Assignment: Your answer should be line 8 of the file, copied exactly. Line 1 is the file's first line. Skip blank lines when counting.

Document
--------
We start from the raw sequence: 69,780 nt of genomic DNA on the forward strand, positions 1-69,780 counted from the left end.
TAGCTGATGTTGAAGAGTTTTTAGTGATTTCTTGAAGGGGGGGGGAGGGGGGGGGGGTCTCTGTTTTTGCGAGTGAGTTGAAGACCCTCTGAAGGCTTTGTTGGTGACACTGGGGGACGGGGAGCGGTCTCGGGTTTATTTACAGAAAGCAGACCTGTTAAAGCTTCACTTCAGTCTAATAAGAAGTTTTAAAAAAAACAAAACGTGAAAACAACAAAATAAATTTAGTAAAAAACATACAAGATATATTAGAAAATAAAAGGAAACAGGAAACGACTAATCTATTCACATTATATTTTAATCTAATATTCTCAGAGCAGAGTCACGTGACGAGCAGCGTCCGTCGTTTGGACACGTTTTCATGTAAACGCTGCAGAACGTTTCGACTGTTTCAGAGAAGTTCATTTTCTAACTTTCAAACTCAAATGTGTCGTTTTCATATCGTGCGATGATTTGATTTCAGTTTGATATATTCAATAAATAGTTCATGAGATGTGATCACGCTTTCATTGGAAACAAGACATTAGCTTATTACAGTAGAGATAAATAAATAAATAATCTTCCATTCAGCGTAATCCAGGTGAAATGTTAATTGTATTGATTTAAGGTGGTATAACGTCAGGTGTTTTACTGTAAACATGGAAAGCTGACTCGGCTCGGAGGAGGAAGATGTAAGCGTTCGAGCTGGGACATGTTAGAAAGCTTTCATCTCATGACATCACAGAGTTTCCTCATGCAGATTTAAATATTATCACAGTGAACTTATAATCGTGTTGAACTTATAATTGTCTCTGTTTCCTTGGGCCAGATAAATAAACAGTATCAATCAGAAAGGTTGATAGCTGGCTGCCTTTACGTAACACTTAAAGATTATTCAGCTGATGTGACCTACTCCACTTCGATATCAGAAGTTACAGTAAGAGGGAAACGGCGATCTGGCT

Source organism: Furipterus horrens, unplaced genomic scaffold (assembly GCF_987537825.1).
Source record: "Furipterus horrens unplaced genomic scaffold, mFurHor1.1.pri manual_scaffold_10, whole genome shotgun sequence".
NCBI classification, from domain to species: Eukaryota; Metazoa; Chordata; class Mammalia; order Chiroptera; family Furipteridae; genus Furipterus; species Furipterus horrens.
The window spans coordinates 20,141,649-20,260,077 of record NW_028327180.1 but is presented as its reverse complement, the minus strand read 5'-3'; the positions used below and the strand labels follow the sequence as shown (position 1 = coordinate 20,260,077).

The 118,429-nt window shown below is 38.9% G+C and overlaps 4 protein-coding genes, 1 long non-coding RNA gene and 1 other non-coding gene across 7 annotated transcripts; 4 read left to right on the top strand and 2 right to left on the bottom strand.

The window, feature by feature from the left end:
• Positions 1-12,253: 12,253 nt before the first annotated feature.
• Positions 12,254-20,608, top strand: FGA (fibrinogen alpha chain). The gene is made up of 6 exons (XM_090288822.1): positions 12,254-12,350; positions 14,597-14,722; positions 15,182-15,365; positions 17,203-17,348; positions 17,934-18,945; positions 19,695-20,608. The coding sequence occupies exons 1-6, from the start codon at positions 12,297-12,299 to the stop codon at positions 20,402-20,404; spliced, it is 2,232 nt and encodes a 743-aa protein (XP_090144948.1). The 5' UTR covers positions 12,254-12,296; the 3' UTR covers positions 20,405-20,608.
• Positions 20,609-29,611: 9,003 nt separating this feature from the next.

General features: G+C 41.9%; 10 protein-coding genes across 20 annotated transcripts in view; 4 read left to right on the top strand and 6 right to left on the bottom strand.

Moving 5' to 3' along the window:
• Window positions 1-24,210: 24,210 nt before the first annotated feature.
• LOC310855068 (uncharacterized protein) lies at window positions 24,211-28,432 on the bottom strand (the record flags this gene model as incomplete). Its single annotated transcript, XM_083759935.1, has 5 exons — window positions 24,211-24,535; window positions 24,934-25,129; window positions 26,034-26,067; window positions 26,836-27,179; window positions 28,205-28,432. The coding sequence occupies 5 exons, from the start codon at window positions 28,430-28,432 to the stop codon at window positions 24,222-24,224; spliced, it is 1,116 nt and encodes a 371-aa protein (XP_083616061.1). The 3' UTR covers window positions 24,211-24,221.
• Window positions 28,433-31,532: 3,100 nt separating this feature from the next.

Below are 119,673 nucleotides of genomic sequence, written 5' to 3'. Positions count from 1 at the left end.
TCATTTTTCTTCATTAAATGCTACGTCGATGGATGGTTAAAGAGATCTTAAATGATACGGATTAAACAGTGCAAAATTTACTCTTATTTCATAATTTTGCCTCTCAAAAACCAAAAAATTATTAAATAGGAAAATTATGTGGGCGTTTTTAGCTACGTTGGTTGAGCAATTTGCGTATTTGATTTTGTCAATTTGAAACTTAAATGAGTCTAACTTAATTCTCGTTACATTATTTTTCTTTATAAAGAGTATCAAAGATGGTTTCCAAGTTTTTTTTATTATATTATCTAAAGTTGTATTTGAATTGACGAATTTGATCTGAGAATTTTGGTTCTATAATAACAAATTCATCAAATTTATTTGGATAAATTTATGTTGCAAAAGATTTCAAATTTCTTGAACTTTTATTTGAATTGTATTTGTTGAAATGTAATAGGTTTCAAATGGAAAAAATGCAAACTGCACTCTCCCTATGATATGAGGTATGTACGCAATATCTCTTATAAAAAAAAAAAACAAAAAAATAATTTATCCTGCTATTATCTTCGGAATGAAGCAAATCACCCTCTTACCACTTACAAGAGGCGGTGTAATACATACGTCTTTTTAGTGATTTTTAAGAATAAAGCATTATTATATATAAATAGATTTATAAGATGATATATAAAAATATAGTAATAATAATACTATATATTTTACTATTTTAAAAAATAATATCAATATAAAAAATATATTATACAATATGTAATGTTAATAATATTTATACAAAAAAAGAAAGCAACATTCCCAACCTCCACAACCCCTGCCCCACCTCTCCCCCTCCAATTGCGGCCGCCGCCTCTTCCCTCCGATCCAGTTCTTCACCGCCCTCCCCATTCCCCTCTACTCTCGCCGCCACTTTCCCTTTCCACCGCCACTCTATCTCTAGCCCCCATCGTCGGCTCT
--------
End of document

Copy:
The window, feature by feature from the left end: